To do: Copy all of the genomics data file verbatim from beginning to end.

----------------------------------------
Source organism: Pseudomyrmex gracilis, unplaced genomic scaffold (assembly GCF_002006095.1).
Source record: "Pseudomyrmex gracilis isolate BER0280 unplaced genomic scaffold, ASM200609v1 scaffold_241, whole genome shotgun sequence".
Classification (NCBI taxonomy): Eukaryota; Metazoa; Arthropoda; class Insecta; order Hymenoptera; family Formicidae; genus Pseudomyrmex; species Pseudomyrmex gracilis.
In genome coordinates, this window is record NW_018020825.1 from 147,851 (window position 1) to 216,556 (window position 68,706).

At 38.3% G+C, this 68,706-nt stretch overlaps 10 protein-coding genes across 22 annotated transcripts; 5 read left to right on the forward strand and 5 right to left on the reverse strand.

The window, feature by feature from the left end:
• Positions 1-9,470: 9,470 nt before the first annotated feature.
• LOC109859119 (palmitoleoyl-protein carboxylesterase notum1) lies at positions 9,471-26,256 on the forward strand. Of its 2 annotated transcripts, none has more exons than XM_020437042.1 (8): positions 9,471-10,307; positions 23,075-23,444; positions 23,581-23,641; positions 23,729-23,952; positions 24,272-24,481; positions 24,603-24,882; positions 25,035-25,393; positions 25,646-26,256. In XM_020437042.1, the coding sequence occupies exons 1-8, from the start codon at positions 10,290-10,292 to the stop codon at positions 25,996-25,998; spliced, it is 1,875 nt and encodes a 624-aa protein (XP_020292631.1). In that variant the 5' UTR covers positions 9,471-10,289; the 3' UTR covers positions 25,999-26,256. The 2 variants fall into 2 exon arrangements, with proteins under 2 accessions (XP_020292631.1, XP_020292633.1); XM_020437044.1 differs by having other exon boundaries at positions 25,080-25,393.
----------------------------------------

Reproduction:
Source organism: Pseudomyrmex gracilis, unplaced genomic scaffold (assembly GCF_002006095.1).
Source record: "Pseudomyrmex gracilis isolate BER0280 unplaced genomic scaffold, ASM200609v1 scaffold_241, whole genome shotgun sequence".
Classification (NCBI taxonomy): Eukaryota; Metazoa; Arthropoda; class Insecta; order Hymenoptera; family Formicidae; genus Pseudomyrmex; species Pseudomyrmex gracilis.
In genome coordinates, this window is record NW_018020825.1 from 147,851 (window position 1) to 216,556 (window position 68,706).

At 38.3% G+C, this 68,706-nt stretch overlaps 10 protein-coding genes across 22 annotated transcripts; 5 read left to right on the forward strand and 5 right to left on the reverse strand.

The window, feature by feature from the left end:
• Positions 1-9,470: 9,470 nt before the first annotated feature.
• LOC109859119 (palmitoleoyl-protein carboxylesterase notum1) lies at positions 9,471-26,256 on the forward strand. Of its 2 annotated transcripts, none has more exons than XM_020437042.1 (8): positions 9,471-10,307; positions 23,075-23,444; positions 23,581-23,641; positions 23,729-23,952; positions 24,272-24,481; positions 24,603-24,882; positions 25,035-25,393; positions 25,646-26,256. In XM_020437042.1, the coding sequence occupies exons 1-8, from the start codon at positions 10,290-10,292 to the stop codon at positions 25,996-25,998; spliced, it is 1,875 nt and encodes a 624-aa protein (XP_020292631.1). In that variant the 5' UTR covers positions 9,471-10,289; the 3' UTR covers positions 25,999-26,256. The 2 variants fall into 2 exon arrangements, with proteins under 2 accessions (XP_020292631.1, XP_020292633.1); XM_020437044.1 differs by having other exon boundaries at positions 25,080-25,393.